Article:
As the second leading cause of death in the United States, early detection of cancer is a critical step in recovery. The Active Nanomaterials and Devices Lab aims to distinguish between a cancer cell and a normal cell through the use of high frequency ultrasound. The PZT materials once again play a critical role in their ability to detect vibration patterns and disseminate critical knowledge. By monitoring the absorption and attenuation of the cells using a specific frequency ultrasound, Dr. Shi will be able to distinguish cancer cells from normal cells.
Yong Shi is involved in vital research with Dr. Jian Cao of Stony Brook University which will introduce novel diagnostics that improve existing diagnostic methods resulting in early detection and the ability to save lives. Dr. Shi brings an expert understanding of Nanotechnology device engineering, while Dr. Cao is a leader in molecular and cellular biology of cancer. According to Dr. Cao, this synergistic collaboration will bridge the gap between basic science and translational research.
Their collaboration has led to recent government funding for the development of a device that will be used to detect the spread of breast cancer cells in circulation. This device will eventually be used for clinical diagnostics to determine the possible spread of breast cancer. In addition to improving the medical care for cancer diagnostics, technology innovations led by Dr. Shi and Dr. Cao will drastically reduce medical costs and enable greater care for a larger majority of patients.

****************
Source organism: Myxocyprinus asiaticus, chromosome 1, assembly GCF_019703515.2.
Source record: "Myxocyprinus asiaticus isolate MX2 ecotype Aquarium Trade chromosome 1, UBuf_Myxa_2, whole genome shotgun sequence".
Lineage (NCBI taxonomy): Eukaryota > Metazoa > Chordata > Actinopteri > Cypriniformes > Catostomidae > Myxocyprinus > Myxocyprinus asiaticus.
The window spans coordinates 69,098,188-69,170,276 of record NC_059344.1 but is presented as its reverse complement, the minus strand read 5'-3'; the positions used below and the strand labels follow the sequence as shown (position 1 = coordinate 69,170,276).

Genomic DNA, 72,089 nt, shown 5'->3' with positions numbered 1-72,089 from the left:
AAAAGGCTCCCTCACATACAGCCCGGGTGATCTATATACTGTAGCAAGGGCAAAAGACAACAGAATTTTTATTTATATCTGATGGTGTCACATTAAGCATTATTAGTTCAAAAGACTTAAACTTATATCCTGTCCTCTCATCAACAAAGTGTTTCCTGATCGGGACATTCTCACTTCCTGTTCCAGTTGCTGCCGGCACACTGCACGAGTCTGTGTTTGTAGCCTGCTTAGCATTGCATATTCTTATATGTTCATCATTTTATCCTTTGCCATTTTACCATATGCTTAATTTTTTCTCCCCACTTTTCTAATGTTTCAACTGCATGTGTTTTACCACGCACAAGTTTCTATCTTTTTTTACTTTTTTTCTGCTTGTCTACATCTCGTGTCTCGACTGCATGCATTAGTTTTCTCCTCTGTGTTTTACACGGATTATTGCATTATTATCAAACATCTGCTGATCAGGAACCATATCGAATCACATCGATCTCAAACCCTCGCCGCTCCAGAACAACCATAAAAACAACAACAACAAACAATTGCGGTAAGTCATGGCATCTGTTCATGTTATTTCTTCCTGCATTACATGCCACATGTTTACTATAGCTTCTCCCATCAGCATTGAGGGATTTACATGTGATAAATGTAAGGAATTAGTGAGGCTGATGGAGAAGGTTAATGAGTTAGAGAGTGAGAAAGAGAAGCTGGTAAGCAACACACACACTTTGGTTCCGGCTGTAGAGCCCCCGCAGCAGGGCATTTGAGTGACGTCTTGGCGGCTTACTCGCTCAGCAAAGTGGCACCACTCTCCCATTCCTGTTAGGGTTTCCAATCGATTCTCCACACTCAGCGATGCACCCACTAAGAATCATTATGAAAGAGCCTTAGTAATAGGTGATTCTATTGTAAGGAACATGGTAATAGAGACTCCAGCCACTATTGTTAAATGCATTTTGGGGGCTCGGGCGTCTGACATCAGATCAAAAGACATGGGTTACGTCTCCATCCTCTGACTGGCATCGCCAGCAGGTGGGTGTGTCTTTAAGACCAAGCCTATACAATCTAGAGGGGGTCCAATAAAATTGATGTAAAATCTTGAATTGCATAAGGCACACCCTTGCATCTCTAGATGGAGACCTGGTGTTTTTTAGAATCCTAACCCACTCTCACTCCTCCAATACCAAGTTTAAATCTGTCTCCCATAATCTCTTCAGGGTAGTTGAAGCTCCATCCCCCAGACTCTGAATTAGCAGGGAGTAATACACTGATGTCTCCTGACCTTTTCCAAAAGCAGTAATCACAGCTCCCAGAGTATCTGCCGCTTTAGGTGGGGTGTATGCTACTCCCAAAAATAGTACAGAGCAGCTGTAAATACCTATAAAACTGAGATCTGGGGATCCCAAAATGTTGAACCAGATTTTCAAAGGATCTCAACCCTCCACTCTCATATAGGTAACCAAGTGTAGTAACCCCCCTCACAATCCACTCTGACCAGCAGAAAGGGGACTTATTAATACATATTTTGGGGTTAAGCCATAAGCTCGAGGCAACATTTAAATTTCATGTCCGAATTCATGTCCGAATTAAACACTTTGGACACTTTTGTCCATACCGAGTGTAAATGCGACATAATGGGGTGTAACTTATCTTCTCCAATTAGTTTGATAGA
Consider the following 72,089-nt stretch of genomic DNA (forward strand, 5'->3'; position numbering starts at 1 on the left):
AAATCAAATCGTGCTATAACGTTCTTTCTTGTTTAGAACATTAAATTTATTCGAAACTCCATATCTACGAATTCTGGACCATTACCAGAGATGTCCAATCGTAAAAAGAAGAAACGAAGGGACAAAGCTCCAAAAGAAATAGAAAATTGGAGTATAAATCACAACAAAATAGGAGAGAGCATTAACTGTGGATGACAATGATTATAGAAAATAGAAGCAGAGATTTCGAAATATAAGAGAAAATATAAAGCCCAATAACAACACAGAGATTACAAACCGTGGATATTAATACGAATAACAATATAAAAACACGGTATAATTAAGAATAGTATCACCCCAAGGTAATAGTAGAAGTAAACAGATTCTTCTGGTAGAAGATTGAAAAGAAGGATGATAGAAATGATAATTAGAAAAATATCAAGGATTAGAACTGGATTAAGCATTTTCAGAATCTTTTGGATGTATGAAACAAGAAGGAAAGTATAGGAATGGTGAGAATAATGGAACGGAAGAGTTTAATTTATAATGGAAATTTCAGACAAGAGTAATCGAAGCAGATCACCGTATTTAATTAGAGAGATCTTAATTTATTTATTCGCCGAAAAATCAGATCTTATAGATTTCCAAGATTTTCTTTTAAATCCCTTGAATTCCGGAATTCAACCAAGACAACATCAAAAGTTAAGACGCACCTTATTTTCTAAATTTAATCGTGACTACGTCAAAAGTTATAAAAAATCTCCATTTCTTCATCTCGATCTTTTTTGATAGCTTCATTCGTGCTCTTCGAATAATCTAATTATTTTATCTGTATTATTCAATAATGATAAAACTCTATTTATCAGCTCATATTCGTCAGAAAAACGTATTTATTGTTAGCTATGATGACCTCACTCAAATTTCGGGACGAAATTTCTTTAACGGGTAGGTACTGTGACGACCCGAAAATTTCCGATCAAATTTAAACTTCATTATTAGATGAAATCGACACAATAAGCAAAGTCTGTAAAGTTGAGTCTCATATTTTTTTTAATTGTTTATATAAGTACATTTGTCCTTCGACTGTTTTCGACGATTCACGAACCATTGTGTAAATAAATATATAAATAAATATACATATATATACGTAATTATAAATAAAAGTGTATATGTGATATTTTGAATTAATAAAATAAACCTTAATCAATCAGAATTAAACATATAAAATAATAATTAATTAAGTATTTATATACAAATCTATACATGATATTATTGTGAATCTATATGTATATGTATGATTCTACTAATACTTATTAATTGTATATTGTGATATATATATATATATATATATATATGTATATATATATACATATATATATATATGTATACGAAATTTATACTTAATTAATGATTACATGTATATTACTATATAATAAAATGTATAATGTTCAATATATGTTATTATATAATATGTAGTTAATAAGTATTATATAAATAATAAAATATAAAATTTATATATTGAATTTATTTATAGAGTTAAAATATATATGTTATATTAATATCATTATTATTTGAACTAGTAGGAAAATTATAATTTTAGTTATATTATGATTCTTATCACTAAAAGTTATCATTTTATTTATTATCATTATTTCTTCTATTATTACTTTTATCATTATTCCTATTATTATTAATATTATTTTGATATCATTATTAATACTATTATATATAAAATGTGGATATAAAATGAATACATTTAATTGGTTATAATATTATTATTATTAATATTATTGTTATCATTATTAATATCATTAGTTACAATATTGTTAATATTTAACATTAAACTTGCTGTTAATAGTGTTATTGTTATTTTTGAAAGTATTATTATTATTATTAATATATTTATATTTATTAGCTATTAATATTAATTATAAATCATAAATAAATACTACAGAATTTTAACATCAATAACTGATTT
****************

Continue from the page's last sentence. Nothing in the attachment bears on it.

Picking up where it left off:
As the first to fabricate and control PZT nanofibers as well as introduce further advancements in ITO nanofibers, Dr. Shi has uncovered an incredibly effective method of operating and powering mechanical devices. He does this through the application of an electrical potential, which creates movement (actuators) or receives information based on vibration, thermal or acoustic energy (sensors). This technology is dramatically increasing the efficiency of many groundbreaking disciplines including:
The development of a device that can actually remove a blood clot in the case of a stroke and monitor and diagnose cancer like never before with dramatically reduced costs to the patient.
As an entrepreneur Dr. Shi is also an innovator at bringing technology to the marketplace. He has instilled an environment consistent with the Technogenesis™ mission and encourages the application of research ideas to commercial solutions. One of Dr. Shi’s graduate students, Shi you Xu, explains further, Nanotechnology is currently a ‘hot’ research area, and most of it is on the scientific level. The unique aspect of our lab is Dr. Shi’s willingness to develop working devices that have the potential to be commercialized. We have seen this with nano piezoelectric generators and sensing devices, and are excited about future prototype developments.